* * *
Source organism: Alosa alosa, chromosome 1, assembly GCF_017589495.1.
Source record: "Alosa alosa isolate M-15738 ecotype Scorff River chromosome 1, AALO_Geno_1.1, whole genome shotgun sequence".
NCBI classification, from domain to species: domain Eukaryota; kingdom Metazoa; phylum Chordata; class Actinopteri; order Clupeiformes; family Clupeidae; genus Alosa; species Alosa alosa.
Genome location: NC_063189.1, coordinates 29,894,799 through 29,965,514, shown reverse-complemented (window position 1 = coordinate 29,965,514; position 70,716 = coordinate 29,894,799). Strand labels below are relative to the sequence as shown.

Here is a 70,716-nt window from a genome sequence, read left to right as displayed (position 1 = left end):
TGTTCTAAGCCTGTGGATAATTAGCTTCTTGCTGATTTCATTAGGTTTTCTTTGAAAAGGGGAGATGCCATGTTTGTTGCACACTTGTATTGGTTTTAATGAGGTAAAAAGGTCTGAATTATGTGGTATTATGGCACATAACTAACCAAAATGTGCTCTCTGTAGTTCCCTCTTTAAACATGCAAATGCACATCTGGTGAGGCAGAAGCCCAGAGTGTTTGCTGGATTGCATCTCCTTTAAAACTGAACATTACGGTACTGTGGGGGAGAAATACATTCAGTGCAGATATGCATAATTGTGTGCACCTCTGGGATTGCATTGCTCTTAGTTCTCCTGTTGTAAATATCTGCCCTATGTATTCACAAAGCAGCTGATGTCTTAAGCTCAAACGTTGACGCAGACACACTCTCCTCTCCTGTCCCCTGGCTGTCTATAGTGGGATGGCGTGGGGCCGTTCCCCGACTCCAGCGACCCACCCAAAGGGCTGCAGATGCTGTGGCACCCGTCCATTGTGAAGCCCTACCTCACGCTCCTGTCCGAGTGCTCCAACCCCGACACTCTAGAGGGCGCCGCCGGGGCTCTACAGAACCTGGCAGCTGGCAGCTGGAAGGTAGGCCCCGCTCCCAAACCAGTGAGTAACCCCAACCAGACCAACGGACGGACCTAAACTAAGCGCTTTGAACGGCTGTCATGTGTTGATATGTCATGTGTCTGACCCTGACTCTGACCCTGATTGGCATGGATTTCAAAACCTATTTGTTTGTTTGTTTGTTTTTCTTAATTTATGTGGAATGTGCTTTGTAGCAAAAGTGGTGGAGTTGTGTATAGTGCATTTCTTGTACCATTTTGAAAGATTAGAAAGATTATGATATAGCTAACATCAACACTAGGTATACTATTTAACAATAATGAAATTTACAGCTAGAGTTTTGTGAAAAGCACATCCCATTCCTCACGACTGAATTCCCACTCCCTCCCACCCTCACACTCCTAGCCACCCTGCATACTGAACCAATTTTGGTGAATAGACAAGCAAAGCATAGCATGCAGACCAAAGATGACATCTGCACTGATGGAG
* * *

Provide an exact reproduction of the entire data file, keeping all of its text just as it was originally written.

Source organism: Alosa alosa, chromosome 1, assembly GCF_017589495.1.
Source record: "Alosa alosa isolate M-15738 ecotype Scorff River chromosome 1, AALO_Geno_1.1, whole genome shotgun sequence".
NCBI classification, from domain to species: domain Eukaryota; kingdom Metazoa; phylum Chordata; class Actinopteri; order Clupeiformes; family Clupeidae; genus Alosa; species Alosa alosa.
Genome location: NC_063189.1, coordinates 29,894,799 through 29,965,514, shown reverse-complemented (window position 1 = coordinate 29,965,514; position 70,716 = coordinate 29,894,799). Strand labels below are relative to the sequence as shown.

Here is a 70,716-nt window from a genome sequence, read left to right as displayed (position 1 = left end):
TGTTCTAAGCCTGTGGATAATTAGCTTCTTGCTGATTTCATTAGGTTTTCTTTGAAAAGGGGAGATGCCATGTTTGTTGCACACTTGTATTGGTTTTAATGAGGTAAAAAGGTCTGAATTATGTGGTATTATGGCACATAACTAACCAAAATGTGCTCTCTGTAGTTCCCTCTTTAAACATGCAAATGCACATCTGGTGAGGCAGAAGCCCAGAGTGTTTGCTGGATTGCATCTCCTTTAAAACTGAACATTACGGTACTGTGGGGGAGAAATACATTCAGTGCAGATATGCATAATTGTGTGCACCTCTGGGATTGCATTGCTCTTAGTTCTCCTGTTGTAAATATCTGCCCTATGTATTCACAAAGCAGCTGATGTCTTAAGCTCAAACGTTGACGCAGACACACTCTCCTCTCCTGTCCCCTGGCTGTCTATAGTGGGATGGCGTGGGGCCGTTCCCCGACTCCAGCGACCCACCCAAAGGGCTGCAGATGCTGTGGCACCCGTCCATTGTGAAGCCCTACCTCACGCTCCTGTCCGAGTGCTCCAACCCCGACACTCTAGAGGGCGCCGCCGGGGCTCTACAGAACCTGGCAGCTGGCAGCTGGAAGGTAGGCCCCGCTCCCAAACCAGTGAGTAACCCCAACCAGACCAACGGACGGACCTAAACTAAGCGCTTTGAACGGCTGTCATGTGTTGATATGTCATGTGTCTGACCCTGACTCTGACCCTGATTGGCATGGATTTCAAAACCTATTTGTTTGTTTGTTTGTTTTTCTTAATTTATGTGGAATGTGCTTTGTAGCAAAAGTGGTGGAGTTGTGTATAGTGCATTTCTTGTACCATTTTGAAAGATTAGAAAGATTATGATATAGCTAACATCAACACTAGGTATACTATTTAACAATAATGAAATTTACAGCTAGAGTTTTGTGAAAAGCACATCCCATTCCTCACGACTGAATTCCCACTCCCTCCCACCCTCACACTCCTAGCCACCCTGCATACTGAACCAATTTTGGTGAATAGACAAGCAAAGCATAGCATGCAGACCAAAGATGACATCTGCACTGATGGAG